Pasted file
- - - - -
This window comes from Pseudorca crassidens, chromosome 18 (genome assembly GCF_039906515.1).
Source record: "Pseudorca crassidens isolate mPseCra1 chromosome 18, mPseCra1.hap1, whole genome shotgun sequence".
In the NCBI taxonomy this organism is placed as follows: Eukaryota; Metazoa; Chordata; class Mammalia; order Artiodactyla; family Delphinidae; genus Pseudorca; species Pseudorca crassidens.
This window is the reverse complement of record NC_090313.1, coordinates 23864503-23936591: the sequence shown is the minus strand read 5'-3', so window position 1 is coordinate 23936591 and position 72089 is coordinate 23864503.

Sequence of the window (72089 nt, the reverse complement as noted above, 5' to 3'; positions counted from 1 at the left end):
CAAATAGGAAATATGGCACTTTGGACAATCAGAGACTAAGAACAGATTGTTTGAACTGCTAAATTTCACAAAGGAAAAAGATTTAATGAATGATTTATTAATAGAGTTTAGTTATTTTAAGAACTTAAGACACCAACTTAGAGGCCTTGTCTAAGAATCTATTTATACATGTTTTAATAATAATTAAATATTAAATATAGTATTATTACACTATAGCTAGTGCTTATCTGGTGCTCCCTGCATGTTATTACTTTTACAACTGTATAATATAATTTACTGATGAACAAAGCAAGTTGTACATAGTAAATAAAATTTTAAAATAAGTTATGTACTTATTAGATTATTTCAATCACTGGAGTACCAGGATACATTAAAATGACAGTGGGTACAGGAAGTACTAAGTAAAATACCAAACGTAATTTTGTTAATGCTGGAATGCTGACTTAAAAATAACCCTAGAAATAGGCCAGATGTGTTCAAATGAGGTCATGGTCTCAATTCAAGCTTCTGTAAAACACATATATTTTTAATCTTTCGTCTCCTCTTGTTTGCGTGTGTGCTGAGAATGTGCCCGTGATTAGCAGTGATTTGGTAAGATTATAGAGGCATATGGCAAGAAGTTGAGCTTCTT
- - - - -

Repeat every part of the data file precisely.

This window comes from Pseudorca crassidens, chromosome 18 (genome assembly GCF_039906515.1).
Source record: "Pseudorca crassidens isolate mPseCra1 chromosome 18, mPseCra1.hap1, whole genome shotgun sequence".
In the NCBI taxonomy this organism is placed as follows: Eukaryota; Metazoa; Chordata; class Mammalia; order Artiodactyla; family Delphinidae; genus Pseudorca; species Pseudorca crassidens.
This window is the reverse complement of record NC_090313.1, coordinates 23864503-23936591: the sequence shown is the minus strand read 5'-3', so window position 1 is coordinate 23936591 and position 72089 is coordinate 23864503.

Sequence of the window (72089 nt, the reverse complement as noted above, 5' to 3'; positions counted from 1 at the left end):
CAAATAGGAAATATGGCACTTTGGACAATCAGAGACTAAGAACAGATTGTTTGAACTGCTAAATTTCACAAAGGAAAAAGATTTAATGAATGATTTATTAATAGAGTTTAGTTATTTTAAGAACTTAAGACACCAACTTAGAGGCCTTGTCTAAGAATCTATTTATACATGTTTTAATAATAATTAAATATTAAATATAGTATTATTACACTATAGCTAGTGCTTATCTGGTGCTCCCTGCATGTTATTACTTTTACAACTGTATAATATAATTTACTGATGAACAAAGCAAGTTGTACATAGTAAATAAAATTTTAAAATAAGTTATGTACTTATTAGATTATTTCAATCACTGGAGTACCAGGATACATTAAAATGACAGTGGGTACAGGAAGTACTAAGTAAAATACCAAACGTAATTTTGTTAATGCTGGAATGCTGACTTAAAAATAACCCTAGAAATAGGCCAGATGTGTTCAAATGAGGTCATGGTCTCAATTCAAGCTTCTGTAAAACACATATATTTTTAATCTTTCGTCTCCTCTTGTTTGCGTGTGTGCTGAGAATGTGCCCGTGATTAGCAGTGATTTGGTAAGATTATAGAGGCATATGGCAAGAAGTTGAGCTTCTT